Cruise 2005: Ireland, Greenland, Iceland and Norway
Photographs by Gerald England
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This page last updated: 19th July 2015.
The ship arrives early morning in Qaqortoq, the fifth largest town in Greenland with a population of around three and a half thousand. It was previously known as Julianehåb. After breakfast in the Medina we go up to the Crows Nest for a good look.
It seems a pretty little place with coloured houses radiating from the harbour and up the hillsides. The oil and gas tanks at one end of town are painted to make them less ugly. On another hillside is a huge satellite dish and golfball (similar to the ones that used to be on Fylingdales Moor in North Yorkshire). The water is calm but fog clings to the tops of the hills. Out in the bay three large icebergs are floating slowly southward.
I get off by tender and arrive in Qaqortoq at 12.30. Already there is a queue of people waiting for a return tender to the ship. I walk past the souvenir shop and the row of stalls. The hillside is covered in buttercups. I discover several stone sculptures. I find out later these are part of the Stone & Man Project. They date from 1993 when Greenlandic artist Aka Høegh encouraged Nordic artists to create shapes and reliefs from natural stone formations all around the town.
I climb up and take a look in the Gertrud Rasch's Kirke or New Church. By its side is a huge anchor from which there is a lovely view across the harbour. I also look inside a small supermarket. It is difficult to compare but my impression is that prices are not unreasonable, maybe 20% higher than for similar items in the UK. I work my way down to the river and a duck pond. What road traffic there is seems very pedestrian-aware.
Frelserens Kirke or the Old Church is a beautiful red-painted wooden building. A smaller building nearby is apparently the mortuary. Past the church is the Torvet or Town Square in the middle of which is the only fountain to be found in the whole of Greenland.
Just beyond is the open-air market or Brædtet full of fish and cuts of meat. Two men outside are busily carving up a couple of musk-ox, watched by local children and askance tourists.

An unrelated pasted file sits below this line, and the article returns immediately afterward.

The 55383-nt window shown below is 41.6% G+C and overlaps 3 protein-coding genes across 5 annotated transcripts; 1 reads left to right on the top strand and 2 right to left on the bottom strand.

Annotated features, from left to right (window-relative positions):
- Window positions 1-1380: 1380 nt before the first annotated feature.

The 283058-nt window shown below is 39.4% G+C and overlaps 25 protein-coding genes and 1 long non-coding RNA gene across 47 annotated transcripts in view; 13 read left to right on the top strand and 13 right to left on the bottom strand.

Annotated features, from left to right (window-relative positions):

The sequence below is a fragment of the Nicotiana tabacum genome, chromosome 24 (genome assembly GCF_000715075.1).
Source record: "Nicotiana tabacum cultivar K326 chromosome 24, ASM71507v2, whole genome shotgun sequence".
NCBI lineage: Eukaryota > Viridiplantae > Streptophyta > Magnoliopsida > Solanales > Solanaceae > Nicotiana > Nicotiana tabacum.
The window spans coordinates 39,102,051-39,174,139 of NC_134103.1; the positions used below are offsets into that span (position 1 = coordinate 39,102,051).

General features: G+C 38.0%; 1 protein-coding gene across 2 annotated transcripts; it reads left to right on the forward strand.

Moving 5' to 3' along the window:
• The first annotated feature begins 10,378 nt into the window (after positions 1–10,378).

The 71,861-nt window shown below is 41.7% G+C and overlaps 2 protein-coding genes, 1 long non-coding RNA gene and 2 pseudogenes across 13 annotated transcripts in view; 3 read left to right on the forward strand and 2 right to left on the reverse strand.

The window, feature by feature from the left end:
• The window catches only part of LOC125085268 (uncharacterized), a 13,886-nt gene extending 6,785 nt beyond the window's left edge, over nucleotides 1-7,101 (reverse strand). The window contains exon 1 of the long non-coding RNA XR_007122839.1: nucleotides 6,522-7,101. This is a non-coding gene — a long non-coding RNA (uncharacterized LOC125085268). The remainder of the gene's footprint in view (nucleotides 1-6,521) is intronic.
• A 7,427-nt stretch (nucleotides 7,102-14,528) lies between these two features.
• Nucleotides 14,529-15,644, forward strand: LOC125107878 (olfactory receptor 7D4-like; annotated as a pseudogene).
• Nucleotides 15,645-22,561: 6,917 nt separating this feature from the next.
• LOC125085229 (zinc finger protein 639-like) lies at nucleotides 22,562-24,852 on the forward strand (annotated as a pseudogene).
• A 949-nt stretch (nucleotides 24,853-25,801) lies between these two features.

From one of the stalls I get a couple of T-shirts for DKr200 and six postcards for US$10. They will happily take Danish krøner, US dollars, Sterling or Euros. The 100% cotton T-shirts have an outline of Greenland with the town name and position shown and so are useful reminders — one is for me and the other a present for my son Craig. At just under a tenner each the price is little more than I'd pay back home. The postcards are larger than normal size with a map of Greenland. Five I'll post and one I'll keep. It is also good to have found a use for the few dollars I've had around for ages. In the souvenir shop itself I spend Dkr40 on a fridge magnet in the shape of a walrus. Later I look at it and find one of the legs is broken, but I take it back and they exchange it.
There is still a long queue of people waiting for the returning tenders. However a woman in traditional Innuit costume shows up. She greets the crowd and introduces us to the local choir who I think are called Erinar Soqatigiivi. They give us an impromptu concert which goes down very well. Most of the songs are based on folktales which the leader recounts in detail and with much humour. The choir sounds something like a cross between a barber-shop quartet and a Welsh Male Voice Choir. I buy a copy of their CD Tuppalleri Tarneq for Dkr100. Published by AtlanticMusic the CD seems to be mainly of church music. Certainly one of the tracks is a Greenlandic version of Silent Night.
The queue at the harbour is still long, so I wander past and watch a girl in a kayak paddling around a small iceberg. Further on is the boat yard. A variety of old boats have been hauled up on railway track awaiting repair. Most are fishing boats but there is also an old ferry undergoing a refit.
I have taken as many as 27 photographs.
By the time I go back the queue has shortened and I get a tender back to the Aurora. I locate Christine in the Orangery. She has spent her time pottering around the ship and has found another place to eat — the Sidewalk Café which is located near the lido and serves pizza, burgers and fish & chips.
This evening, instead of retiring after dinner, we attend a classical concert in the Playhouse. Penelope Smith plays music for solo piano by Rachmaninov and Schubert and with Geoffrey Haydock, music for clarinet and piano by composers including Schumann and Mendelssohn. At the back of the Playhouse — and also the Curzon Theatre — there are spaces for wheelchairs and a number of a seats that are specifically reserved for Companions of Wheelchair Users. Recognition at last!
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